stone cold silent

Halloween eve. I could tell by the tone of her voice that something was wrong. “Christy,” nurse Bebe said, “Calvin is spacing out way too long.” I dropped the knife into the kitchen sink and sped around the corner to the next room. Calvin was standing frozen like a statue in front of Bebe gazing blankly into nothingness. Even in the dim lamplight, the black night masking each window, his skin shed a ghostly glow. I knelt down and put my face near his, called his name, “Calvin.” No response. He was having a seizure. I picked his stiff little body up and laid him sideways on the couch. I stroked his hair, kissed his neck and called his name. For a moment, he tried to sit up, wrapped his arms around my neck and, with a look of foreboding as if to say mama make it stop, he kissed my nose. I hoped he might come out of it, but I was wrong. So I laid his rigid body back down and we watched him there, stone cold silent, and though his nurse counted off the minutes, time stood still.

Calvin doesn’t breathe during the first part of his seizures, his skin white as marble, his lips cold and grey. Compared to others, this one was slightly different—his body nearly motionless save a hint of silent trembling. At two or three minutes a few raspy gulps drew air into his lungs, the precious oxygen painting his lips pale rose by degrees. But he wasn’t with us, still trapped within the seizure’s opaque veil. Closing in on five minutes Calvin finally began moving and whimpering in a way that signals it is over, only this time he didn’t cry. We propped him up onto a pillow where we scrambled to give him his seizure meds before he fell asleep. In a daze, he obliged. What a good boy, my sweet, sweet Calvin.

It had only been seventeen days since his last seizure, which seems to be a new normal, a far cry from the forty-plus—even seventy-eight—day stints he enjoyed throughout the spring and summer. And we haven’t a clue as to why his body and brain have lost that improved threshold. It's maddening.

After we put Calvin to bed I felt myself sweating. I sat on the couch where we laid him during the seizure. Nausea washed over my gut and I felt a slight headache kicking in. With each passing seizure, each passing month, year, new medication, new dietary treatment, I feel hope slipping through my fingers like sand. We just can’t seem to get a foothold. No matter how hard we dig in the seizure-control keeps slipping away. It appears more and more likely as time goes by that—without a cure for epilepsy—Calvin will be sentenced to a life of repeated seizures, drugs and side effects that rob him of the chance to reach his full potential, which is most dispiriting to say the least.

Every Halloween I am reminded of past ones: of the one where a nurse mistakenly gave Calvin the wrong dose (too much) of seizure medicine, of the one when he suffered a bad seizure, of the one when he endured a painful circumcision meant to alleviate frequent urinary tract infections that spiked fevers triggering seizures, of the ones when he’d cry and scream so much that I’d greet trick-or-treaters with red eyes and black tears streaming down my face. I didn’t care if they saw, didn't care if it scared them, couldn't have helped it anyway.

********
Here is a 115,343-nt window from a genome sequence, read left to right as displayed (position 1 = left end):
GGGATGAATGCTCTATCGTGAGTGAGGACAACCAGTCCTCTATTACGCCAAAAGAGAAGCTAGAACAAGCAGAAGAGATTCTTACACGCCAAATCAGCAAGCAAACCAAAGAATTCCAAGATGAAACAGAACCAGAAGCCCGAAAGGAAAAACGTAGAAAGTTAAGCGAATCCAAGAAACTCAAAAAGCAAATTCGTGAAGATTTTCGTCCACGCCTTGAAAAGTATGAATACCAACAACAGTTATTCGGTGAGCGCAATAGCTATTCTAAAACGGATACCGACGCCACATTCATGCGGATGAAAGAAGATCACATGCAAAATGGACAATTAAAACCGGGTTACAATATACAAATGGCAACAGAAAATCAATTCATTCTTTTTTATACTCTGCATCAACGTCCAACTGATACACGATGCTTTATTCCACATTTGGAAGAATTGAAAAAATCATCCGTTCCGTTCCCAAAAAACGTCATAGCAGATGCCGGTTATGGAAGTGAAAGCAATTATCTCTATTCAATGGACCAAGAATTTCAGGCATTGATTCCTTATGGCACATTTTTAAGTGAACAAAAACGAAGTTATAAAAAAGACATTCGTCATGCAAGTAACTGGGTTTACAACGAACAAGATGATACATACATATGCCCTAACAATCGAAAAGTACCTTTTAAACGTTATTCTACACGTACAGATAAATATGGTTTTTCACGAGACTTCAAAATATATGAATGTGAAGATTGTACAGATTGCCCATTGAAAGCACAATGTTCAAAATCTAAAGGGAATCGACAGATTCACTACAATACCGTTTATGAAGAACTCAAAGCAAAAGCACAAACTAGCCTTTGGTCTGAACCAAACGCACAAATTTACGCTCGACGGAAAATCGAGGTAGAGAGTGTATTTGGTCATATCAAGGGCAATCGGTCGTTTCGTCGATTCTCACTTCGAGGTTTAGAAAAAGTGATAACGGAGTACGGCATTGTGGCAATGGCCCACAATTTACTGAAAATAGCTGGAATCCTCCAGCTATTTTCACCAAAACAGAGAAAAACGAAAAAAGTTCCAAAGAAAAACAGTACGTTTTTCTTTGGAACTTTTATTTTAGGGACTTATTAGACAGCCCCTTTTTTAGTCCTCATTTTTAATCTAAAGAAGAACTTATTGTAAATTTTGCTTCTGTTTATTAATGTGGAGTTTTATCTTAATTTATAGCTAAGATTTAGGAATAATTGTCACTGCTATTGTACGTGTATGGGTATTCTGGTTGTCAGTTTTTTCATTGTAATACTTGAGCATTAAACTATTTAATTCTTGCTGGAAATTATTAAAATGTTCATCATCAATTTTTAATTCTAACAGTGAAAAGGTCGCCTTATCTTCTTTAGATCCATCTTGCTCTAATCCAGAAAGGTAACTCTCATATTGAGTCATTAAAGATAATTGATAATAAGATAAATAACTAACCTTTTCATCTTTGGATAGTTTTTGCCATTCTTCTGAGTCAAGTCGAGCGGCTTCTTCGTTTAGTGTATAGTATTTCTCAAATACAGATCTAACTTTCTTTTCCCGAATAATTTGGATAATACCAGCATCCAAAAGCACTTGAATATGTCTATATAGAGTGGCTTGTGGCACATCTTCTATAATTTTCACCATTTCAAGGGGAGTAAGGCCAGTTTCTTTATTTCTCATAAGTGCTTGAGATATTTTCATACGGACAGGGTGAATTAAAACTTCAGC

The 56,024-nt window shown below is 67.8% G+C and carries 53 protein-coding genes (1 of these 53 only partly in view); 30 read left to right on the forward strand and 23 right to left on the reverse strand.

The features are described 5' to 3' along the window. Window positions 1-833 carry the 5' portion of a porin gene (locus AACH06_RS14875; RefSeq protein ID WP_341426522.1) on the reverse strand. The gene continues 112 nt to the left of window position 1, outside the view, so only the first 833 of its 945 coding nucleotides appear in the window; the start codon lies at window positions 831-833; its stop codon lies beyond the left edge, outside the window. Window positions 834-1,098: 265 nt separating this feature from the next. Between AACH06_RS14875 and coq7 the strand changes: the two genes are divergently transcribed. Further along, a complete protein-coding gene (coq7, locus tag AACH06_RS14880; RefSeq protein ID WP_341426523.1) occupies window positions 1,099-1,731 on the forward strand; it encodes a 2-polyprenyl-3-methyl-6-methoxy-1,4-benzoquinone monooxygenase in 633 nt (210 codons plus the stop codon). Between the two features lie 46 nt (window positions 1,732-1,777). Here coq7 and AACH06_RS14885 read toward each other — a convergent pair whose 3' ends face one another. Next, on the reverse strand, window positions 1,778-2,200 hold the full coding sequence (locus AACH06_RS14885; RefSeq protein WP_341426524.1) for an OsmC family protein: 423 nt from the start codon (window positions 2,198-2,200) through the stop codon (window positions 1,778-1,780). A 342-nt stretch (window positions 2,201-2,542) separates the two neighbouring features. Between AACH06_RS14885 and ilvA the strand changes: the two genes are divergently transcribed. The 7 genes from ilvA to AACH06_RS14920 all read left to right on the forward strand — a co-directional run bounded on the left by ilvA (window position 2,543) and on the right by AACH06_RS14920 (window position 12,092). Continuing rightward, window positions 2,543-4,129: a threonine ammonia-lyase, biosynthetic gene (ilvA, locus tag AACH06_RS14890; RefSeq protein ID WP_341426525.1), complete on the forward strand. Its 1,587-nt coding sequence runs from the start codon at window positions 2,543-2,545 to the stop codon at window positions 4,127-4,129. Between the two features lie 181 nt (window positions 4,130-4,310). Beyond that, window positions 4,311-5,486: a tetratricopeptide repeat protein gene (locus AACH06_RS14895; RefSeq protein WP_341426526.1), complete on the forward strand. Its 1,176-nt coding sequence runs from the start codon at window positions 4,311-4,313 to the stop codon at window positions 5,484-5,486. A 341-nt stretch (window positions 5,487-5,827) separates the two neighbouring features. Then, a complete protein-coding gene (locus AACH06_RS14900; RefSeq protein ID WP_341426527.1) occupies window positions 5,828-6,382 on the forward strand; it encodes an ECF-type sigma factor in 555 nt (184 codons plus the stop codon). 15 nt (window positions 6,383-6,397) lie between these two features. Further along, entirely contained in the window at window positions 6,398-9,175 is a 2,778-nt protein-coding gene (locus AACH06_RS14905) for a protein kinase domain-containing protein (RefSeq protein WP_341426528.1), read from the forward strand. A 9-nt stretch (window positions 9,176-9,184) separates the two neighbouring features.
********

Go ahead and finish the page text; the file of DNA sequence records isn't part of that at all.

But thankfully, Calvin seems to bounce back from these seizures like the little trooper that he is. He’s in school today wearing jeans adorned with glitter and spidery purple-black-orange Halloween patches and a skinny jack-o’-lantern shirt. Tonight, just like every Halloween, when the kids come knocking on my door asking for treats, Calvin will be in his pajamas ready for bed and I'll be the sorry witch that greets them with a bowl full of candy and, with any luck, a chocolatey grin on my face.

Halloween 2009


  1. Some words from someone who has had similar Halloweens: the one where I had a seizure in the middle of the road (thank God I live in a tiny little Western Mass town), the one where I dressed up as whirled peas (pronounced world peace) with a few of my friends and collected canned soup because I couldn't eat chocolate (I was on the low glycemic diet)... But here are my words of wisdom. Things are always worse when you can't control them: Hurricane Sandy, the incessant chirping of birds outside your window when all you want to do is go back to sleep, (in my case) the fires sweeping over Quito, seizures. I want to tell you this because I know that you aren't able to hear it from Calvin. Seizures were always worse for my mom than for me because I had some semblance of control. I felt the heat come over my face and the rising in my stomach before vision turned to inferno. Seizures were hell, but when you can't experience them yourself you can always imagine worse. Although I'm sure that the images of Calvin's seizures remain emblazoned on your eyelids during the brief moments of seizure freedom, remember that 17 days are exactly that: 17 days. Until my surgery, I never went more than two weeks without a seizure and people would always ask, "Do your seizures interrupt your schoolwork, violin-playing, unicycle-riding, fill-in-the-blank". And I'd kind of laugh. "No because I only spend a five or ten minutes a month seizing." This is not at all to diminish the pain of seizures--epilepsy was by far the hardest experience I have had in my life. It is only to say that Calvin and I are in a better space when seizing than you or my mom are able to see. I hope that that makes these times a little more bearable. Happy Halloween!

  2. dear julianna,
    you are so kind to write, and you do make me feel much better.
    much love and be safe,

  3. Julia,

    thanks for taking the time to try and easy my sisters pain. caron